Fairer funds debut

June 13, 1997

KEY decisions on a fairer system for funding teaching in English higher education are revealed to institutions this week.

The new method developed by the Higher Education Funding Council for England is based on principles flexible enough to respond to any changes suggested next month by Sir Ron Dearing's commission of inquiry.

It will introduce a standard price for a full-time equivalent student in each of four price groups, ranging from about Pounds 2,600 in humanities subjects to Pounds 11,700 for clinical studies. It will also establish a standard amount of funding for each institution.

The council wants all institutions to achieve funding rates within 5 per cent of this figure and to achieve this will adjust the amount of money and students each receives over three years.

According current estimates Southampton, Luton and Derby, among others, will lose student numbers and gain funds, while Oxford Brookes, Manchester Metropolitan and Leeds Metropolitan will lose funds and gain students.

The changes, to be introduced in 1998-99, will give extra cash to institutions for part-time students and full-time mature students. Universities and colleges will also receive a 25 per cent premium for all students on courses of 45 weeks or longer a year.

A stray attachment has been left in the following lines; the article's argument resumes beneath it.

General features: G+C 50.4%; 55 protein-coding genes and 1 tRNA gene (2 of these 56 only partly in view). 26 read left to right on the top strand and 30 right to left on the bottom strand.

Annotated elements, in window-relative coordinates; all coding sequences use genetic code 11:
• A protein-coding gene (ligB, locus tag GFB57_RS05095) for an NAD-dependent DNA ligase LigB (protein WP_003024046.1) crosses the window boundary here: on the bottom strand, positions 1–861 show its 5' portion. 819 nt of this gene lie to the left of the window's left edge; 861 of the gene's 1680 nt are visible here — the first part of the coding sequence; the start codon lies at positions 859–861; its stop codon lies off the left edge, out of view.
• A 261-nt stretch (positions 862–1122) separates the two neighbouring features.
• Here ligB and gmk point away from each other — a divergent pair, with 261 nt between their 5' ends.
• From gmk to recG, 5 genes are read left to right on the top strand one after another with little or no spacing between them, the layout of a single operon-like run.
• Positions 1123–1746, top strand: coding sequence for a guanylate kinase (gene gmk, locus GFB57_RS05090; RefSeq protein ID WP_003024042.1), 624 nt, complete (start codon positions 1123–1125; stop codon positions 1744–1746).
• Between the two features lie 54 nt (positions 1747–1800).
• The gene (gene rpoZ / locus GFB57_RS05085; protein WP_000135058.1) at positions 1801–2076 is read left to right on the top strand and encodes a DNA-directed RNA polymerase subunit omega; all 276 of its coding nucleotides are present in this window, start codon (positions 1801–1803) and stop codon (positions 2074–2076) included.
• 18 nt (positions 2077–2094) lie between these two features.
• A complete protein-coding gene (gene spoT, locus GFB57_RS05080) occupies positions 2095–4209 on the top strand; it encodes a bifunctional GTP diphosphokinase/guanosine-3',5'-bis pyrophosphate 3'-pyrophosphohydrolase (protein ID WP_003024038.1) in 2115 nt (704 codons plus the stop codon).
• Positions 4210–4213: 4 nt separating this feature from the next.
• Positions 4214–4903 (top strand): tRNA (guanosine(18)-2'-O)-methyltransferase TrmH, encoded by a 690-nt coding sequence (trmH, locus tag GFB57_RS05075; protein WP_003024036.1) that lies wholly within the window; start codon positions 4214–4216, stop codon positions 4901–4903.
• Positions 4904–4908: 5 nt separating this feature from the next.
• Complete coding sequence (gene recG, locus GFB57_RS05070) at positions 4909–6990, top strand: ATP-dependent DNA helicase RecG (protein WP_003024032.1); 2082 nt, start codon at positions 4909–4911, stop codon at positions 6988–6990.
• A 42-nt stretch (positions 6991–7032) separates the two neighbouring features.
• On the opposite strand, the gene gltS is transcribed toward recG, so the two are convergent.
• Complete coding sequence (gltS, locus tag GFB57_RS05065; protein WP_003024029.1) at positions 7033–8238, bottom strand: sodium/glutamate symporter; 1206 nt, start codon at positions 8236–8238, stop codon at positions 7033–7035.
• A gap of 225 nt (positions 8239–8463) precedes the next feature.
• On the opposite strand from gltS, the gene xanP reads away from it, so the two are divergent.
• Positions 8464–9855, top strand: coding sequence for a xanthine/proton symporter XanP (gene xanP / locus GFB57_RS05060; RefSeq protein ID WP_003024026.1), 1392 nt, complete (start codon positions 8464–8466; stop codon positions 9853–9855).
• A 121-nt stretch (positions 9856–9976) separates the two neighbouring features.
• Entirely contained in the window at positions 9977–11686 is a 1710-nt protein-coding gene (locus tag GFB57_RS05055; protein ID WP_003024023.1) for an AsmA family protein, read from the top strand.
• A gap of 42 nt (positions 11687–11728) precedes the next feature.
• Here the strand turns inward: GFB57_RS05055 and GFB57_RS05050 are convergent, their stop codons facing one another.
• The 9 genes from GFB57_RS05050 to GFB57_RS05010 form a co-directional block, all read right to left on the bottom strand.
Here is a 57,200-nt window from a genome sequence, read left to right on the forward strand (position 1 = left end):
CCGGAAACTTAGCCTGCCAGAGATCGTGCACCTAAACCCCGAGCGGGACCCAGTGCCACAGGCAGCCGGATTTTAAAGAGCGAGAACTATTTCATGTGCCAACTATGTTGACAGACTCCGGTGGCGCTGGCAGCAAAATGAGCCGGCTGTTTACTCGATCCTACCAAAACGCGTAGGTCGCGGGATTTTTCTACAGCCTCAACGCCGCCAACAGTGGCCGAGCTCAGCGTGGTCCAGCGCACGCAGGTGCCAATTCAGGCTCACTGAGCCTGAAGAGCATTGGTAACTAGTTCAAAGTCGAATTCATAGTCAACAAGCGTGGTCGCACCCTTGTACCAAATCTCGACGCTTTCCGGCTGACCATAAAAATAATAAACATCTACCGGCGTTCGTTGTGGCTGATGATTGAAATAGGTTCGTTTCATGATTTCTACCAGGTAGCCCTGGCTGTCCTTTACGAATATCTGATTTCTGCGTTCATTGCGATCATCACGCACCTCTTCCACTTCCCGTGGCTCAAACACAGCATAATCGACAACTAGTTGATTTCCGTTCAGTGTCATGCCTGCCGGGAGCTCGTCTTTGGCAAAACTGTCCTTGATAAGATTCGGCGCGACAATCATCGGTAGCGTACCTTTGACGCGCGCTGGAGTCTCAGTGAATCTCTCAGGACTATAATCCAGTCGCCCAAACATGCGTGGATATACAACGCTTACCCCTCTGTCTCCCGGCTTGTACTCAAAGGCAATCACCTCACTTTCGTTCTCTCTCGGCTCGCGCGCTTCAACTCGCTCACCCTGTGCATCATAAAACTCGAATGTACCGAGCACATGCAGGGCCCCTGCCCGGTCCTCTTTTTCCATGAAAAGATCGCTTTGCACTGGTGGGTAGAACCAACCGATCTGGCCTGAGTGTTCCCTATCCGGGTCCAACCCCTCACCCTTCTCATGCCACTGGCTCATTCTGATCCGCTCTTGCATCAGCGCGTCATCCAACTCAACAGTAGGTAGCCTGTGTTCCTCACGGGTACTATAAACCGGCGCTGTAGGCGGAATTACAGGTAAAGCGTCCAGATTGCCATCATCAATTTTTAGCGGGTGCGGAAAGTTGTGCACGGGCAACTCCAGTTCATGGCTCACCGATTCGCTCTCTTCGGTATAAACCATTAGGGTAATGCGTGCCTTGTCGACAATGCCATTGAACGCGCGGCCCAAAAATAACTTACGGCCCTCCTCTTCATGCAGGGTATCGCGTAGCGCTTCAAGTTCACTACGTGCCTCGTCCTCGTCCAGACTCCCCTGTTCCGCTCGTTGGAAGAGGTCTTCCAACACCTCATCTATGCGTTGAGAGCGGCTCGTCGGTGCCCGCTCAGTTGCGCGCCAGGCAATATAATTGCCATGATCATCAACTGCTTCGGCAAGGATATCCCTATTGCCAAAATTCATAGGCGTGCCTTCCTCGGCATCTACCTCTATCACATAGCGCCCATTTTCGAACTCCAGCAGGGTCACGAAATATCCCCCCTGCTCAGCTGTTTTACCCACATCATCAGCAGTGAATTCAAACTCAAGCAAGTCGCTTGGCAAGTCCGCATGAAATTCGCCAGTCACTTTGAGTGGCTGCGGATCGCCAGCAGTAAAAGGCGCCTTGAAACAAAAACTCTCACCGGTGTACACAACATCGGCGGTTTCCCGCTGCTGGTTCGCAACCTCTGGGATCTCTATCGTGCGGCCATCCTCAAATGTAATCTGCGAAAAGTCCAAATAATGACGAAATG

London weighting is replaced by an 8 per cent premium for inner London and 5 per cent for outer London, while a 2 per cent premium goes to institutions belonging to the Universities Superannuation Scheme. An advisory panel, chaired by Edinburgh University vice chancellor Sir Stewart Sutherland, is still considering premiums for specialist institutions.

Disabled students will not be included in the weightings because the funding council is still trying to develop reliable ways of defining them. Until then they will continue to receive support through non-formula funding.

Nor will there be any premium for postgraduate students. There will be no separate premium for students with nontraditional entry qualifications or for those from poorer social groups, although this will be reviewed.

Further education colleges will also have to wait for inclusion. The funding councils are to study comparative costs of higher education in different types of institution before making any further decision.

After complaints from subject groups, including geography, modern languages and archaeology, which claimed they had been put in too low a band, HEFCE reassigned some departments and subjects to higher price groups.

Mathematics, geography and archaeology will all be promoted, together with certain modern languages, information and media production departments. Others are still under consideration.

In addition, institutions will be able to bid for extra students in particular subject areas if they can show they will help innovation, meet regional needs or address national priorities.

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